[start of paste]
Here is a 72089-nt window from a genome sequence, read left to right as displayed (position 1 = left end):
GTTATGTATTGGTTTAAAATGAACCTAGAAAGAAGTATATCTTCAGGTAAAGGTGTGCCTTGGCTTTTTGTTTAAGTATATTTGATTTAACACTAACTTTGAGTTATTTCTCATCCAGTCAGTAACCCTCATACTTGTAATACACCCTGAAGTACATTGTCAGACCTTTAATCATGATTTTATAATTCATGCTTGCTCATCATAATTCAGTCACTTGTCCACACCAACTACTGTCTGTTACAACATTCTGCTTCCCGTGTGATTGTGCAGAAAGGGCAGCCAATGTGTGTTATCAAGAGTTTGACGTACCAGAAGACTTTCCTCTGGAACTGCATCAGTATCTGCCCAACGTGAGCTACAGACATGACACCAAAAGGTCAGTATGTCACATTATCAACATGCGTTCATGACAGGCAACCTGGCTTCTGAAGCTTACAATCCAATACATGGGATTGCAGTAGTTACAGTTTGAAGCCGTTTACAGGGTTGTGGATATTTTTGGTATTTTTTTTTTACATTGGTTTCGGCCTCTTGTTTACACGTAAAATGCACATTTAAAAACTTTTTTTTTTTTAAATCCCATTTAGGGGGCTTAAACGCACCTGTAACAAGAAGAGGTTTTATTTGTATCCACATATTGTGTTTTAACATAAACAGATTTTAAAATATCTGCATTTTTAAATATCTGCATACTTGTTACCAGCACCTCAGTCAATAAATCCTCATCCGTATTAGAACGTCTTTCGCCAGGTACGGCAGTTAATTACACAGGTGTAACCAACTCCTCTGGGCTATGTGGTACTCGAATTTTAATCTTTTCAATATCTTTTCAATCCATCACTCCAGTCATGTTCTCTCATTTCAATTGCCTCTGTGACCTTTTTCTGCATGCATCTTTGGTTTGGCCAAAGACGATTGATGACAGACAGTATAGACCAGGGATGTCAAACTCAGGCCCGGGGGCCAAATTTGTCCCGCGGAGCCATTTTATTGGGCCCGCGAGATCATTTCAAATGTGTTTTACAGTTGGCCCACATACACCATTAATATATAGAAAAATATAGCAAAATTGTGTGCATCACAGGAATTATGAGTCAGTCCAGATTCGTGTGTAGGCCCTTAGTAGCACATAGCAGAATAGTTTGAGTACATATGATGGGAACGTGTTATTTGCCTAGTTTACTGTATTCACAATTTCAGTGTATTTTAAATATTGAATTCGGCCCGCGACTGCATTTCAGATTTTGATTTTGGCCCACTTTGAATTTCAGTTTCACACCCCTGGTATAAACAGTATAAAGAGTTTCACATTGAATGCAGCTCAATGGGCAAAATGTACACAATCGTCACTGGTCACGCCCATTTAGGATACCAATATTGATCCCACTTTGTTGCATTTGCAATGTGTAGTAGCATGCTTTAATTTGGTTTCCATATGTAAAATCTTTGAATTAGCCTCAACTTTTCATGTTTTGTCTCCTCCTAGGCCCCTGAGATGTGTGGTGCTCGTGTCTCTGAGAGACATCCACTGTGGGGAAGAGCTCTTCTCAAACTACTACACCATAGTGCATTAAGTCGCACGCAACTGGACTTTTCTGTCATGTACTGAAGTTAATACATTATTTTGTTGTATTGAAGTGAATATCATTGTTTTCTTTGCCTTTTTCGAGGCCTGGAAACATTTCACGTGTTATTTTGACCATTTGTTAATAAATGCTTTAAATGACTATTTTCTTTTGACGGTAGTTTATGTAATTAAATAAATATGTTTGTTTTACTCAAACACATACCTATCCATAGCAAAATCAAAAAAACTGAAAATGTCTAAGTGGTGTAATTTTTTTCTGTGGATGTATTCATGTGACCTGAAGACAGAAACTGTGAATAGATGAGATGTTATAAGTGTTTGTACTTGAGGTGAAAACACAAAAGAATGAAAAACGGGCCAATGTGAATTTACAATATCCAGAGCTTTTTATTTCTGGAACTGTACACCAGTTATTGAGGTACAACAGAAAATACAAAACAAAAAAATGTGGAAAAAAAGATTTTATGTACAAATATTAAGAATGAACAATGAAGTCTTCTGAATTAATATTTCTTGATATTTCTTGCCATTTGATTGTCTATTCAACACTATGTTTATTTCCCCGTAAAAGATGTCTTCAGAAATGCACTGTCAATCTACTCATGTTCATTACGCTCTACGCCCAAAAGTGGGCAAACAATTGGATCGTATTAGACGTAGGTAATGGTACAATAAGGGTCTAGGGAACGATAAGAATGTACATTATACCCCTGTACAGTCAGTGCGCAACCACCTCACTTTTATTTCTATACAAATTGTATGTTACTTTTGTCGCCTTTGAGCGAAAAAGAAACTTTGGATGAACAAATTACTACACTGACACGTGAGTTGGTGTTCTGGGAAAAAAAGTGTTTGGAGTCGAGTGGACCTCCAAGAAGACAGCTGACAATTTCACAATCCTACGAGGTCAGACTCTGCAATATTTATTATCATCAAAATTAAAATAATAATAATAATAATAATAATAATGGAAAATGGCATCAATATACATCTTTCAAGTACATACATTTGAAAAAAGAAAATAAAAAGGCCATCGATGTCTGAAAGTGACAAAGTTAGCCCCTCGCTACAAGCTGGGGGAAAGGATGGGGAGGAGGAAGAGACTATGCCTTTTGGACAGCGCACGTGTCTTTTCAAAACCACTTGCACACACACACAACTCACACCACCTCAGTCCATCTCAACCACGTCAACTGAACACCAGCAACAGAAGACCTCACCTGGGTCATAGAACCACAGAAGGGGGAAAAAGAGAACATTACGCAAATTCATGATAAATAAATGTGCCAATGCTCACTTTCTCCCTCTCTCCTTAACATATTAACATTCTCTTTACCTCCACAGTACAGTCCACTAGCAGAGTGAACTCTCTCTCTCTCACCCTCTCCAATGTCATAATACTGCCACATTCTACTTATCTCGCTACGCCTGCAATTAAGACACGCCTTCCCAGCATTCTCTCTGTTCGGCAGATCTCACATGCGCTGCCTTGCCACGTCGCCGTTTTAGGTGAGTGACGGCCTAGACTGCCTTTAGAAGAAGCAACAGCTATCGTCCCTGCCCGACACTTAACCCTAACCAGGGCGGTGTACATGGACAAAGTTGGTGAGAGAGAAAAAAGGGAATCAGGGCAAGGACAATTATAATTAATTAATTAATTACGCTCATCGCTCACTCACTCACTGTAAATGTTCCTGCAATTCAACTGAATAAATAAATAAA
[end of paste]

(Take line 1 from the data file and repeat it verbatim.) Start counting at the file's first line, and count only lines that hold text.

Here is a 72089-nt window from a genome sequence, read left to right as displayed (position 1 = left end):